As a recent entrant to the world of PSOs after having spent some years in the philanthropic and nonprofit sectors, I was particularly eager to learn more about the challenges PSOs face in advancing racial equity in the sector. I hoped to come away with lessons that can inform my work at the National Committee for Responsive Philanthropy (NCRP) where I am working to connect power structures to racial equity and social justice for funders.
Of course, having the opportunity to forge meaningful connections with other like-minded people, knowing that the work on racial equity is not one that can be moved forward by any singular person or entity, was also appealing.
The 2o2o Forum Virtual Conference offered a wide selection of relevant topics applicable to our current reality. Despite this, the same running theme seemed to appear throughout all the sessions I joined. Session after session, it seemed folks were raising the same question: how can I get my members onboard with that?
After hearing from a variety of individual experiences, what was even more apparent was how many PSOs were still having to bend over backwards to push funders to align with contemporary notions of racial equity and justice and the work needed to address those issues in their community.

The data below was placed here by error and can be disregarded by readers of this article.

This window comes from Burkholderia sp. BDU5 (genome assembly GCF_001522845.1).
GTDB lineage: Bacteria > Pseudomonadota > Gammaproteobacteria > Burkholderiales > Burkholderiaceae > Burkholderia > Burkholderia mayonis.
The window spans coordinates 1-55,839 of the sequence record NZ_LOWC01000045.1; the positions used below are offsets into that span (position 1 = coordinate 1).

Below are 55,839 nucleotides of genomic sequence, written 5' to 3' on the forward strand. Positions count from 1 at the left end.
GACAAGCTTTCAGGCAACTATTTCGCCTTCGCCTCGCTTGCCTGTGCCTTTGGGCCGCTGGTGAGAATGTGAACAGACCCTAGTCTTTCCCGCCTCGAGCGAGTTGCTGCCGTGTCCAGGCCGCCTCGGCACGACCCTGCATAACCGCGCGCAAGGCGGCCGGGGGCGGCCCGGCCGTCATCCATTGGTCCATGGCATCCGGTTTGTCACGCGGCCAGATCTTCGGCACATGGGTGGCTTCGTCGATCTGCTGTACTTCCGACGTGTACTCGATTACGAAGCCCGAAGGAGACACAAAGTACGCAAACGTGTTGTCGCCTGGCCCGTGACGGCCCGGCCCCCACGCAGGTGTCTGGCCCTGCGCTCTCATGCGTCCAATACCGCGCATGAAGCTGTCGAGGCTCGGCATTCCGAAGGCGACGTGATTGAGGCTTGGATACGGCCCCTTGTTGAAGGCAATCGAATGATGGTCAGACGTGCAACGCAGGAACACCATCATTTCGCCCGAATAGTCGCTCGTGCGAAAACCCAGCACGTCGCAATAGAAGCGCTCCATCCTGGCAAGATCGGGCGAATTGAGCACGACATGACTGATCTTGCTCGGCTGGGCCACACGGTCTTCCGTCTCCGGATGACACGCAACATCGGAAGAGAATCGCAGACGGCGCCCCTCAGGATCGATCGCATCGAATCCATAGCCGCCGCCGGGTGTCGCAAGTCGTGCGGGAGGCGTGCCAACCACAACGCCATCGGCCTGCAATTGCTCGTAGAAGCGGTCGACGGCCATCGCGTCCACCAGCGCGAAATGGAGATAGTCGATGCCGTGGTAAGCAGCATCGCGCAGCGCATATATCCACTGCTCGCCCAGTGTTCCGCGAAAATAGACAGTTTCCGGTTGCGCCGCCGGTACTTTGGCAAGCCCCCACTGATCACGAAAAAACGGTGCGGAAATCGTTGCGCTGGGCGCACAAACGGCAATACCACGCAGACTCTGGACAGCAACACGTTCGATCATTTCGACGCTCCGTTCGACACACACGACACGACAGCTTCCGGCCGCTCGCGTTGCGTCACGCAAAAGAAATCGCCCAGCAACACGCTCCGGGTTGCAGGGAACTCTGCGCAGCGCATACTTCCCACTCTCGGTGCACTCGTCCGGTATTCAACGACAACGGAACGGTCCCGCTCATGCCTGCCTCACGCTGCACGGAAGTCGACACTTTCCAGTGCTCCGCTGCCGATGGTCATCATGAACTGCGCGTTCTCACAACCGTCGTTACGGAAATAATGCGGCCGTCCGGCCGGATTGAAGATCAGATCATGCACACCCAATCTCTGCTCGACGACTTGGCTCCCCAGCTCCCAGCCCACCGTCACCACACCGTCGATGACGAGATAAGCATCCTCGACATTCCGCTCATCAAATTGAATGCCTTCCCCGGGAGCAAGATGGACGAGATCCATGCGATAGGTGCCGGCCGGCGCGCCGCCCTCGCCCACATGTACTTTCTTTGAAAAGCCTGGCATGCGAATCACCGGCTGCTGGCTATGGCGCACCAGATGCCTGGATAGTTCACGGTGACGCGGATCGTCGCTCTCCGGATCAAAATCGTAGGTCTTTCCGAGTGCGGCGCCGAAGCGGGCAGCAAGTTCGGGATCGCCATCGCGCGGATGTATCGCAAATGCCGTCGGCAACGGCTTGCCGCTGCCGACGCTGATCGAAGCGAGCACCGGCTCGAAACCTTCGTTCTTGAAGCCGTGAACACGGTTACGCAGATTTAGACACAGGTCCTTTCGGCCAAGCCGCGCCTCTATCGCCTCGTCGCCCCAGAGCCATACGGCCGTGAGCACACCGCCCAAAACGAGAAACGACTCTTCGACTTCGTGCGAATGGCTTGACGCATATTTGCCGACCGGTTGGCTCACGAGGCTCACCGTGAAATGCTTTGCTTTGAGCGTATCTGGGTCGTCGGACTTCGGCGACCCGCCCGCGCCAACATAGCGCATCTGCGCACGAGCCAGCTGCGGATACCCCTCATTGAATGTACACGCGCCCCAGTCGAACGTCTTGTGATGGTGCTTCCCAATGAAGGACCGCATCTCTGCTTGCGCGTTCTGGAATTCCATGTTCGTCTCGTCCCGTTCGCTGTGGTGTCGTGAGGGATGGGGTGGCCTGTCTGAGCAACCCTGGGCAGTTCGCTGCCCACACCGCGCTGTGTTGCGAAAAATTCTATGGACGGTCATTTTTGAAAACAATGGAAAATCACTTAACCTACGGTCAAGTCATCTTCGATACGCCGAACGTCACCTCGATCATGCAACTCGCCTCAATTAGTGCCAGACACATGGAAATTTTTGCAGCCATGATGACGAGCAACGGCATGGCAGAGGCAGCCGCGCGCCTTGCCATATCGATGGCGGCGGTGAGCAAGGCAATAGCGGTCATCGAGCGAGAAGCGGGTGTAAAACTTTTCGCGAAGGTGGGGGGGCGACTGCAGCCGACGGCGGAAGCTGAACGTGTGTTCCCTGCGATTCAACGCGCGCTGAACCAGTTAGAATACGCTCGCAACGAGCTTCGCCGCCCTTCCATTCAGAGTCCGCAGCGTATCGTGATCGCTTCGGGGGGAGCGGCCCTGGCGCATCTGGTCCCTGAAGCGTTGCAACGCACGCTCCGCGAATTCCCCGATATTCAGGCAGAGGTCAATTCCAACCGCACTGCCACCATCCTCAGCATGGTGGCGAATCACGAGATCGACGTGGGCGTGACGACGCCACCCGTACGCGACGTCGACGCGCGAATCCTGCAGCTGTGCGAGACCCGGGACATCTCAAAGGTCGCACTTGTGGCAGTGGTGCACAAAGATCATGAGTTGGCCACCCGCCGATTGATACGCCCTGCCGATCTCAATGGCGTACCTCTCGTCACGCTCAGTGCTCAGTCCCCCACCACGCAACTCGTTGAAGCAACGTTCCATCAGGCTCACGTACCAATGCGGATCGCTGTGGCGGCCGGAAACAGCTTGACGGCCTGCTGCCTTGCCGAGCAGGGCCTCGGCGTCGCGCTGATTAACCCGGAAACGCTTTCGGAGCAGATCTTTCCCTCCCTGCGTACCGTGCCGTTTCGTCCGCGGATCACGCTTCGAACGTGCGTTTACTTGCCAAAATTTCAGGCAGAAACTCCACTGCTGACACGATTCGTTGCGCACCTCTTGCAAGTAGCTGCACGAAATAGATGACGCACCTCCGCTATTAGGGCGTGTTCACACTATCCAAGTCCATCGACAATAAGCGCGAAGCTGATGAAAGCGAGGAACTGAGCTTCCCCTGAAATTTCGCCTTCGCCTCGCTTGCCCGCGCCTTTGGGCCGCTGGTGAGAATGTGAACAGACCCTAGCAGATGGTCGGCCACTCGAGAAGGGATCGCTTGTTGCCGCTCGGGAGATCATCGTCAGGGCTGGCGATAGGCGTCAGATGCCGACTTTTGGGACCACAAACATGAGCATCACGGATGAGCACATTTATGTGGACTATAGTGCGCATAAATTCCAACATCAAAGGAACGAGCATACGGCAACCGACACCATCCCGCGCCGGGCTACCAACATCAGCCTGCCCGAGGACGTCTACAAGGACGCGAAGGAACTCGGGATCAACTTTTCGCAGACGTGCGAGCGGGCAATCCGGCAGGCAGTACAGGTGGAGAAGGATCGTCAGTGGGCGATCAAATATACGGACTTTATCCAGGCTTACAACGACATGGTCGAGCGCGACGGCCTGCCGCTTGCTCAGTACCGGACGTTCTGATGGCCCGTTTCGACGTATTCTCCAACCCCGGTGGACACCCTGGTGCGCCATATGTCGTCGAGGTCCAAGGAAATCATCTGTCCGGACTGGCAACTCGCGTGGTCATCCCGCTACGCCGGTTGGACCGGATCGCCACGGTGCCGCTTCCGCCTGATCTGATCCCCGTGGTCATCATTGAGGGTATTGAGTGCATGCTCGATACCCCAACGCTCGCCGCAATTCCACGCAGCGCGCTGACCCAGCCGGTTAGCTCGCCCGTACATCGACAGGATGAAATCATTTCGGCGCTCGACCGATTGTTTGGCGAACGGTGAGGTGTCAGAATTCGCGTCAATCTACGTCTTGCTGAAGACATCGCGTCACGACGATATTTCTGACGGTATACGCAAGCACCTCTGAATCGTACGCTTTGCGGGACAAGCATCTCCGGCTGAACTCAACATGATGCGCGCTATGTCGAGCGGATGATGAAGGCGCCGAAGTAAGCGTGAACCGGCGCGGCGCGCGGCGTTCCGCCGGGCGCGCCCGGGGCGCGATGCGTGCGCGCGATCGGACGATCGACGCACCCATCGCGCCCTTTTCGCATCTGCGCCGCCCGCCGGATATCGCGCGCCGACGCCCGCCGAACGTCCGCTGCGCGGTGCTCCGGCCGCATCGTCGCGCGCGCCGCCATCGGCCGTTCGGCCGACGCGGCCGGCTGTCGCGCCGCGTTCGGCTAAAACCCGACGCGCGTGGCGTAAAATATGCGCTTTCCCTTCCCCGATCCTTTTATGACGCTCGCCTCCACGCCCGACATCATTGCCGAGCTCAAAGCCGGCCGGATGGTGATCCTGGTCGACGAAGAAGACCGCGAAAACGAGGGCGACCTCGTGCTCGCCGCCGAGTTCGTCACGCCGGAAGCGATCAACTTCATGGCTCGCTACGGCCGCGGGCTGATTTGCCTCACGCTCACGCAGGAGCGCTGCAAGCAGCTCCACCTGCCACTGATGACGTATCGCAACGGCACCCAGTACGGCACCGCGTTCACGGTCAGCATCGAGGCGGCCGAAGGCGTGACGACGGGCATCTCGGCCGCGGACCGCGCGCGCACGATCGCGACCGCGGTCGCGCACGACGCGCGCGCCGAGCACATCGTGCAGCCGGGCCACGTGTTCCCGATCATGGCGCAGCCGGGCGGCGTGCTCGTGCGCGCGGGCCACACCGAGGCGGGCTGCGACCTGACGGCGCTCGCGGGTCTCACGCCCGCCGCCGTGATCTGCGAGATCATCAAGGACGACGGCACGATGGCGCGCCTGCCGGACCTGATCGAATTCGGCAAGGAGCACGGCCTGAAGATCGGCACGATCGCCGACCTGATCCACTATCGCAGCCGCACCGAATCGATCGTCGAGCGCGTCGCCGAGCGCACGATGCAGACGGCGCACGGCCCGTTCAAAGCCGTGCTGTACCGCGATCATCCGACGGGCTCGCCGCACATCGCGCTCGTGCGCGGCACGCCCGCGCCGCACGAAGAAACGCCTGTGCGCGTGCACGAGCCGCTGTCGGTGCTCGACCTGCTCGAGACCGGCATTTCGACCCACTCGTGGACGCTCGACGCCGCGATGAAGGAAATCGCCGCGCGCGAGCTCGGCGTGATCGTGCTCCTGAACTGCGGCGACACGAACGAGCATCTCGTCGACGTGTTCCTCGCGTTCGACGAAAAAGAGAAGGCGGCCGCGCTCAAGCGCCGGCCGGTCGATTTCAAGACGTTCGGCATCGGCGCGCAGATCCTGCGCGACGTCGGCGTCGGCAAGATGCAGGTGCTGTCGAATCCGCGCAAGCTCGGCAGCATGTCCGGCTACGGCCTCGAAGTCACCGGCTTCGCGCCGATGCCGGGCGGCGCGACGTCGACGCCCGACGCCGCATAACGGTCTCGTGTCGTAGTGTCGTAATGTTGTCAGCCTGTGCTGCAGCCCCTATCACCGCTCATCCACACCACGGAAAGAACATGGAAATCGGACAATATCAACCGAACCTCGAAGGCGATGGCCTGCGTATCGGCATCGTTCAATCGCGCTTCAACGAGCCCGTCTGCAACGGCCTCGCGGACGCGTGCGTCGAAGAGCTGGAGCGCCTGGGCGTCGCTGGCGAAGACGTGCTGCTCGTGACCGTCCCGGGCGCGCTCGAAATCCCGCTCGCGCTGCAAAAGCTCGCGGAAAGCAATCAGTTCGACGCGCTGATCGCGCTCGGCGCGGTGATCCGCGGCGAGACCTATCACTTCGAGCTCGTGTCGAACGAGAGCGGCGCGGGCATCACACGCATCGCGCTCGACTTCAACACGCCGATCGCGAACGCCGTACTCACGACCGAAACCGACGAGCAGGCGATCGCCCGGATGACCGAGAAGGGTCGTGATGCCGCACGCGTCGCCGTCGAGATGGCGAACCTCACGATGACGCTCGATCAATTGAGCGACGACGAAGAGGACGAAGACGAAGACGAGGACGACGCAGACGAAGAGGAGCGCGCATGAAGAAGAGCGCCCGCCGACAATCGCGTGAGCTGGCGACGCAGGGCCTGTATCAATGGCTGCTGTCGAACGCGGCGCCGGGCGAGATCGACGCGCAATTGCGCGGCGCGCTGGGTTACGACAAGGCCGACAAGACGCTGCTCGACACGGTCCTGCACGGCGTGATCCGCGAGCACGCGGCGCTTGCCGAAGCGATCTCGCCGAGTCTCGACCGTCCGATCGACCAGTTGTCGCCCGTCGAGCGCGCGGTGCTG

There is still so much work we must do to ensure that philanthropy is responding to urgent needs effectively and equitably, but in order to do that, it’s clear we must continue to keep recognizing and conforming to the moment at the top of the list.
Without doing so, PSOs are forced to expend so much of their labor, time, and resources trying to package and repackage racial equity and justice in a way that might be palatable or motivational to funders, just because of how risk-averse they continue to remain.
It’s clear how critically we need funders to move themselves because we are wasting so much of the efforts we could be applying to other urgent areas when we’re trying to handhold funders to accept our current reality.
It makes you wonder, do funders truly realize how much they are standing in the way of the advances we could be making right now when we are forced to conform progress in a way that is convenient for them?
In that sense, I achieved my primary objective in that with these insights, anecdotal experiences, and resources provided throughout the conference, I have an even clearer picture of where our challenges lie in advancing racial equity and justice, and what we could do to better utilize the unique role PSOs play in this effort.
Eleni Refu is Sr. Engagement Associate at National Committee for Responsive Philanthropy (NCRP)